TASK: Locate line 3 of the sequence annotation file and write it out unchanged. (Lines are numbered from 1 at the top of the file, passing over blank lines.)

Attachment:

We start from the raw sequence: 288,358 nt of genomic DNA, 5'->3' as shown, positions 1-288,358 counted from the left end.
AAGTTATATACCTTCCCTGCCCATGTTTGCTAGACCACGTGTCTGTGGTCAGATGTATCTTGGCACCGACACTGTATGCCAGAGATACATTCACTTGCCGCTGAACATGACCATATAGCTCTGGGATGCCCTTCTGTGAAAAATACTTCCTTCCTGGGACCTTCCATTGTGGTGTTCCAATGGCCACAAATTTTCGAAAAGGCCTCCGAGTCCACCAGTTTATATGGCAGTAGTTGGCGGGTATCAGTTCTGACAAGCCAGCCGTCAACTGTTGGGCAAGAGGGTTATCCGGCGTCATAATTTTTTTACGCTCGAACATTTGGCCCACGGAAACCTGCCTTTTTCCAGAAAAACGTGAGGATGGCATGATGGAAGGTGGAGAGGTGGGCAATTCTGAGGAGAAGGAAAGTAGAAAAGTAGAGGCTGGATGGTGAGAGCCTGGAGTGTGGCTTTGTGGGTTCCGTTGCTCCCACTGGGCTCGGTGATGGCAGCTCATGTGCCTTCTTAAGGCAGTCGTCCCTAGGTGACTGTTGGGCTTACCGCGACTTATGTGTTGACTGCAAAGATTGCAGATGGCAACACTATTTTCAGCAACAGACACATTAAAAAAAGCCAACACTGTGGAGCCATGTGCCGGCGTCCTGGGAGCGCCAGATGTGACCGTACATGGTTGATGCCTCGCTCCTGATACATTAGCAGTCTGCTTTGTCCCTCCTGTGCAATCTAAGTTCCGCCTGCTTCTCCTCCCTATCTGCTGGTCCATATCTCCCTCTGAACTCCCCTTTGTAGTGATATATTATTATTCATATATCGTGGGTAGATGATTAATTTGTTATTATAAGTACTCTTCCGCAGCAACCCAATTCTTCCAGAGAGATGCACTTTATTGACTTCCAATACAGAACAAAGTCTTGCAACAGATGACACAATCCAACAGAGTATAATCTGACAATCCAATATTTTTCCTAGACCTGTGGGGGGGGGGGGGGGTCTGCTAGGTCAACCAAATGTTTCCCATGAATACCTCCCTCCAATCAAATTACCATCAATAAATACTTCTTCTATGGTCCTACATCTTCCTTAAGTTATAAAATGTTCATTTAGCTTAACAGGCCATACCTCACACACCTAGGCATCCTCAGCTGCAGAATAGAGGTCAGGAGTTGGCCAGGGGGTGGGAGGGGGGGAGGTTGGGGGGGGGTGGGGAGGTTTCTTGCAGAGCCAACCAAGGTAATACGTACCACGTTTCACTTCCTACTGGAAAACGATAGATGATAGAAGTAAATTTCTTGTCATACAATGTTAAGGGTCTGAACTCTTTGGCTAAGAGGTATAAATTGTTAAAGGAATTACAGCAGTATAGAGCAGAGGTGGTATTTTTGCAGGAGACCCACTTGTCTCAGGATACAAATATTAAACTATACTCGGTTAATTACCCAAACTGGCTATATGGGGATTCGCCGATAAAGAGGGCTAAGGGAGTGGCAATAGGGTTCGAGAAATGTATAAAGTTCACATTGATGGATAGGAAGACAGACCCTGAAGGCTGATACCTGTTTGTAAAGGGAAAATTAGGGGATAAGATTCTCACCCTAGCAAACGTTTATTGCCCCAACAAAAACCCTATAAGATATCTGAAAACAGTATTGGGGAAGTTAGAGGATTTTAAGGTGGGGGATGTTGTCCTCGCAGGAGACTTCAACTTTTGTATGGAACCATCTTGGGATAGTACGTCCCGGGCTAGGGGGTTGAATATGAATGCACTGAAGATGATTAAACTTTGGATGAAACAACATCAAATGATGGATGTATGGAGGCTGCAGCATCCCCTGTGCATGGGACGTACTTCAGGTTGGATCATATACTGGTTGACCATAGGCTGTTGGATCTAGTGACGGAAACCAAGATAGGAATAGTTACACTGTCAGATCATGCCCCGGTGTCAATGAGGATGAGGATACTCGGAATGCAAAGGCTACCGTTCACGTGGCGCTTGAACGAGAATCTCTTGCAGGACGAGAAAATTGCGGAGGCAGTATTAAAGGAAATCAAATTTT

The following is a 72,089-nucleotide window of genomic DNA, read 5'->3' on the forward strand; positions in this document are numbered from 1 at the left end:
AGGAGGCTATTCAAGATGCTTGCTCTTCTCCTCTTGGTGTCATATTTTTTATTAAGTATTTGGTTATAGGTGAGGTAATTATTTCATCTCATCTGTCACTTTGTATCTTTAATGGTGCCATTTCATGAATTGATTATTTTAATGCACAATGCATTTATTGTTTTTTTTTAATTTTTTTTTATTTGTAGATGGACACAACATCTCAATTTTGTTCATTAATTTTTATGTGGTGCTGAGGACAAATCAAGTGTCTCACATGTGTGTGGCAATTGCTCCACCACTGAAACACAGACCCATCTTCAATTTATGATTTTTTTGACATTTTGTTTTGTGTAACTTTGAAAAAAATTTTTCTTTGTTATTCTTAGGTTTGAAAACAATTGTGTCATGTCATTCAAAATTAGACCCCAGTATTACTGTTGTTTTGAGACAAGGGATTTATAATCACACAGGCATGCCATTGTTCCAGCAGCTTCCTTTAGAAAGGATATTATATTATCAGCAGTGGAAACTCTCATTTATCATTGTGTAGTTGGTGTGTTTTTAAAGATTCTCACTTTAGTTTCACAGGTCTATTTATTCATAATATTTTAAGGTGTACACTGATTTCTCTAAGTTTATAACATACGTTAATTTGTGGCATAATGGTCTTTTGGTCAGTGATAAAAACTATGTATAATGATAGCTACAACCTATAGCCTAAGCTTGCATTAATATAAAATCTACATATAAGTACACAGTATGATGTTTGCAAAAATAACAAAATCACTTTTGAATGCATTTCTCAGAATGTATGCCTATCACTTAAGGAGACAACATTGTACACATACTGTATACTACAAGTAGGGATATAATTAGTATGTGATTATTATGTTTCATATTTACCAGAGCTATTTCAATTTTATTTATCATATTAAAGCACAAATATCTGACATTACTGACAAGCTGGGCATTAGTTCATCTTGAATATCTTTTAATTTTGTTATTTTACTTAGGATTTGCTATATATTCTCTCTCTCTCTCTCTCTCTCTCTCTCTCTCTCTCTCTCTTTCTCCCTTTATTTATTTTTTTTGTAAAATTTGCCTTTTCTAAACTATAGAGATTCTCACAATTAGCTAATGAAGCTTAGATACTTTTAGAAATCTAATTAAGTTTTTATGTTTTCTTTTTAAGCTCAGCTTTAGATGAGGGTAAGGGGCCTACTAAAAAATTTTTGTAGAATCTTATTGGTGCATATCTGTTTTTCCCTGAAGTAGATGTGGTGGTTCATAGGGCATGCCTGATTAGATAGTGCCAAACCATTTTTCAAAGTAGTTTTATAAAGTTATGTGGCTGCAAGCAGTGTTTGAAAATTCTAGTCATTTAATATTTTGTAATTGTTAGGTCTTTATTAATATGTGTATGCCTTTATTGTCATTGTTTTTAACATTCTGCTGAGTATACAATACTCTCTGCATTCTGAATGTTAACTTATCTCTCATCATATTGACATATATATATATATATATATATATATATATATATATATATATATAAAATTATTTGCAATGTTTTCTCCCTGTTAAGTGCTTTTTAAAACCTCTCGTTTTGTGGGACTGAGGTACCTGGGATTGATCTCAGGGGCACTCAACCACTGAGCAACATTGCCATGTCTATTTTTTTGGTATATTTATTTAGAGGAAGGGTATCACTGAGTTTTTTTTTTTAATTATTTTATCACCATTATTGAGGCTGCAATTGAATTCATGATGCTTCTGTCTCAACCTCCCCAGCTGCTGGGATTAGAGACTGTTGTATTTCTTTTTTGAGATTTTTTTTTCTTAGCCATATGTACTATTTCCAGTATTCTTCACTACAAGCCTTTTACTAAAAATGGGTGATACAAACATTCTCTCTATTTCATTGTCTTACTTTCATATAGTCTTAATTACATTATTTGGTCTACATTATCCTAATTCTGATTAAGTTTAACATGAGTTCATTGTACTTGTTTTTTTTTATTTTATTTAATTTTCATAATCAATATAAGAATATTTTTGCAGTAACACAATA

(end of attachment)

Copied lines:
The following is a 72,089-nucleotide window of genomic DNA, read 5'->3' on the forward strand; positions in this document are numbered from 1 at the left end: